Since nature is a big source of inspiration for her and it’s something that never ceases to fascinate her, Van der Velden wants her namesake label to be known as a sustainable jewelry brand of the highest quality well-thought-out through details.
Buying jewelry and wearing it is very much an individual’s choice keeping in mind what occasion they choose to wear it on. So it shouldn’t be dictated by the third parties. And Van der Velden’s take on women or men who purchase her designed jewels is simply that they’re looking for something special; they’re individuals who understand themselves and want something unique and beautiful to emphasize and show their own style.
But she did reiterate one thing clearly: “I design for all kinds of women who appreciate my style and designs and choice of natural materials. My pieces have been bought by all types of women from all types of backgrounds. I could never pinpoint a perfect woman as I consider all my customers perfect.”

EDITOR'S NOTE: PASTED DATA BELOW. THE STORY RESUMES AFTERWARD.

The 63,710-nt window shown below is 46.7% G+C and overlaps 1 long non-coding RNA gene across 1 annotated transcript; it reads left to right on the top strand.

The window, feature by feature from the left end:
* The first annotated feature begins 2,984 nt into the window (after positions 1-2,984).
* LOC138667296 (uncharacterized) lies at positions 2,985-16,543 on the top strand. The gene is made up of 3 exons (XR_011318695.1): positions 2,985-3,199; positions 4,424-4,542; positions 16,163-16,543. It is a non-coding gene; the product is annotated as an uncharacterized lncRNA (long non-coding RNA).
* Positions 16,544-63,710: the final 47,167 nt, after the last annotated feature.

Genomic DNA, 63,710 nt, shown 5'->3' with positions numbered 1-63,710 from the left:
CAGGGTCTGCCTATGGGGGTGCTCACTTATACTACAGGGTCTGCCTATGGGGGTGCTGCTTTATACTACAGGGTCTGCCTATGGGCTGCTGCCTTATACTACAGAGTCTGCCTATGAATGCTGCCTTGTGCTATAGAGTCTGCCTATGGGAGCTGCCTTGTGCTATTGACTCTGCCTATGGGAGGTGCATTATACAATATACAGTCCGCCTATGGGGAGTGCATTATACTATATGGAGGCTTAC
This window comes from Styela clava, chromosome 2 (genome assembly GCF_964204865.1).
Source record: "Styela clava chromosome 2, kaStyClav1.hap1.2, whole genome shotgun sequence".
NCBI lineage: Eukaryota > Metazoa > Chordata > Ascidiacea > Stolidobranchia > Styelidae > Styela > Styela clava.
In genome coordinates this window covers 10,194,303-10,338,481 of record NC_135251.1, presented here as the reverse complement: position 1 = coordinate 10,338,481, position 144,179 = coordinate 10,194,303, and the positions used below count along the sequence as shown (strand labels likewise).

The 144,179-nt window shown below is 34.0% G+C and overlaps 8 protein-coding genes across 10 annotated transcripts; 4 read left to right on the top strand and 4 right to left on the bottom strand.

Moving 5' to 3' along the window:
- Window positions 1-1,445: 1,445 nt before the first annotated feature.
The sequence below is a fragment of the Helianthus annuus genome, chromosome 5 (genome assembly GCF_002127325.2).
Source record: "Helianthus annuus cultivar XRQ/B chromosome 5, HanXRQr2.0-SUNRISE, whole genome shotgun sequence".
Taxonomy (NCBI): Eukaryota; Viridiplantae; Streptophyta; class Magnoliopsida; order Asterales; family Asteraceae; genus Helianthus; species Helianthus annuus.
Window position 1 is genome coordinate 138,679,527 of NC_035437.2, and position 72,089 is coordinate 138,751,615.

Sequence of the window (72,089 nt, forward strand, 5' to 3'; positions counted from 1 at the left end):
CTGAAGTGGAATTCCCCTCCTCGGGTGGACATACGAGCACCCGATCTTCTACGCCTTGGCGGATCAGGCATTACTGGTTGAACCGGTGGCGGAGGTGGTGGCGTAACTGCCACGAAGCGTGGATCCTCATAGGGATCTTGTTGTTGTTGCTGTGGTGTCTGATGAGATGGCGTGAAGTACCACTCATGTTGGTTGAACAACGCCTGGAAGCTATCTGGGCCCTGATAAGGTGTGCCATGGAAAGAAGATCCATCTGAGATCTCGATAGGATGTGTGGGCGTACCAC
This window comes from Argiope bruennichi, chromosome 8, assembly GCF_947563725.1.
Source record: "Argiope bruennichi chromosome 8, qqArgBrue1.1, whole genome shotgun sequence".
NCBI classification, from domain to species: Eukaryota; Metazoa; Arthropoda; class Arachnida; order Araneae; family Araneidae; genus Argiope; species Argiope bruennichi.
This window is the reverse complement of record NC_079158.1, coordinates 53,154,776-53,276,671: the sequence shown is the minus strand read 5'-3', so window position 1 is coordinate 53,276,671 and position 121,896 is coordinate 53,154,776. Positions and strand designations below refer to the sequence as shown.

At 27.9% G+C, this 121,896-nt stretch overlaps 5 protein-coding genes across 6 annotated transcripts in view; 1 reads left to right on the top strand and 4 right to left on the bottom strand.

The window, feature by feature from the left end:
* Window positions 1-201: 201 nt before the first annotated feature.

Smitten by Arab women’s style
Van der Velden often finds herself intrigued by the culture and history of the Middle East and she feels that women are using jewelry as well as fashion to express their diversity and dynamism in a great way. “Women in the Middle East have a huge knowledge of the materials used in jewelry which makes it inspiring to work with them,” she said.
Moreover, having spent some time in the region, her personal experience implies that the Arab women are a little bit more glamorous. “The Western women mostly keep it shy and simple. The Arab women dare to wear some extravagant pieces and have a high regard for it,” she said. “I find it very interesting.”